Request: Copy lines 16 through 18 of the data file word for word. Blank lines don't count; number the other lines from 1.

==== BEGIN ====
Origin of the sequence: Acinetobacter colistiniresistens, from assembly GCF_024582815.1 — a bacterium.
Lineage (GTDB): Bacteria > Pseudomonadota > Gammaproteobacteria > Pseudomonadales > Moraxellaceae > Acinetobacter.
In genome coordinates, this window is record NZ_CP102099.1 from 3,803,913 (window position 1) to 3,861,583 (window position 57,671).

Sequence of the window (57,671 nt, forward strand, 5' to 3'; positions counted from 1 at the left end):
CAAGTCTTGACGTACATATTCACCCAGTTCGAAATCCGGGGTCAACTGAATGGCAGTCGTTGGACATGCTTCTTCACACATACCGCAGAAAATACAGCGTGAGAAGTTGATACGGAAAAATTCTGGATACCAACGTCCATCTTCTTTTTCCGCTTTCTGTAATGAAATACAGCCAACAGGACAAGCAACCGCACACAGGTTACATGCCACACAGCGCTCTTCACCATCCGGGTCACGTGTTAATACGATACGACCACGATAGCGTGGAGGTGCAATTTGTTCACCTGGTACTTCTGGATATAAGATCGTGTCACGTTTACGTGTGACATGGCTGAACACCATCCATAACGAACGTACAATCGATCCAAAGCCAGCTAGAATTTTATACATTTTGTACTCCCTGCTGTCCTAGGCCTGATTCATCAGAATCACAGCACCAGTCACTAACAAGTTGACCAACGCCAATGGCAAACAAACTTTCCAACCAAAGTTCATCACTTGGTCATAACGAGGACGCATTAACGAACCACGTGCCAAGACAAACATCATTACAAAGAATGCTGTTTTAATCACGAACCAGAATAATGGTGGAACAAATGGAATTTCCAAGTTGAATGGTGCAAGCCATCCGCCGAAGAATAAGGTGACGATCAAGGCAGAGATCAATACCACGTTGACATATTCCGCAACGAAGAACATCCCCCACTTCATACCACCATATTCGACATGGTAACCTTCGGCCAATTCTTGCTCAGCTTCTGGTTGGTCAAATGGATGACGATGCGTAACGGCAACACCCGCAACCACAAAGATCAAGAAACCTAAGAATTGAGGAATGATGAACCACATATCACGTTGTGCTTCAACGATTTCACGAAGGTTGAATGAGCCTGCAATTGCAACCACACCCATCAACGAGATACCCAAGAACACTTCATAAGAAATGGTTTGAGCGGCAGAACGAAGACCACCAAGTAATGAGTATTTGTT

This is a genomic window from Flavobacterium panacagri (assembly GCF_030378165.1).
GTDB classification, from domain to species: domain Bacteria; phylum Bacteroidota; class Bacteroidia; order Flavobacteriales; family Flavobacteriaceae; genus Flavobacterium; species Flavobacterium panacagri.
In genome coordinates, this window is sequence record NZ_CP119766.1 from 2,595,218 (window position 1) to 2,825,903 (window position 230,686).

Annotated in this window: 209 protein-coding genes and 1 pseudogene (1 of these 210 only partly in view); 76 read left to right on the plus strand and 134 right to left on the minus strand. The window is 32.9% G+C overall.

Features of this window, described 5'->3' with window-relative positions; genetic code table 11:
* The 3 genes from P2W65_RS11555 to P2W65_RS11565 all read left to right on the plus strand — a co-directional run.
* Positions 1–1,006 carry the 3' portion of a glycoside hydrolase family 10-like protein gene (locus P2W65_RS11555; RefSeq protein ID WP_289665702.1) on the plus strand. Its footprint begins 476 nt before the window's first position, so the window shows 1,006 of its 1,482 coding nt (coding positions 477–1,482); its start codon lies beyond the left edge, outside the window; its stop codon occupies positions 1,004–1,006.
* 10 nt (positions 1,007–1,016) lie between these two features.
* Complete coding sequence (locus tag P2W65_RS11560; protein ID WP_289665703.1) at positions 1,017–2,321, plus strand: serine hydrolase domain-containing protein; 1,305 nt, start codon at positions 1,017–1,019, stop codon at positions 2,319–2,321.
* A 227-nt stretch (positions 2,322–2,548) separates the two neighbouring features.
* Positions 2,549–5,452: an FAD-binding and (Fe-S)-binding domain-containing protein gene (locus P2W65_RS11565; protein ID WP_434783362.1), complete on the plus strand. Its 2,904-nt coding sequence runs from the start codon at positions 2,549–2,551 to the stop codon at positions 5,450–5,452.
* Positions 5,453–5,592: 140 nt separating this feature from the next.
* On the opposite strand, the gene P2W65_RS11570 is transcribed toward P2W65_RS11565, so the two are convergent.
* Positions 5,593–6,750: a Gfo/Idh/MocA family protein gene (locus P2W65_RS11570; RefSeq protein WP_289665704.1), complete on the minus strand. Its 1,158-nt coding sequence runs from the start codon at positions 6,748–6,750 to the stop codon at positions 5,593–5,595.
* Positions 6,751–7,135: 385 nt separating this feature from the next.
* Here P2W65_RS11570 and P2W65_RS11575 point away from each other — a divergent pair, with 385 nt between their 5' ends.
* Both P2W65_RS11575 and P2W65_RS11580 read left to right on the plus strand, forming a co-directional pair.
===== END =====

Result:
* Positions 2,549–5,452: an FAD-binding and (Fe-S)-binding domain-containing protein gene (locus P2W65_RS11565; protein ID WP_434783362.1), complete on the plus strand. Its 2,904-nt coding sequence runs from the start codon at positions 2,549–2,551 to the stop codon at positions 5,450–5,452.
* Positions 5,453–5,592: 140 nt separating this feature from the next.
* On the opposite strand, the gene P2W65_RS11570 is transcribed toward P2W65_RS11565, so the two are convergent.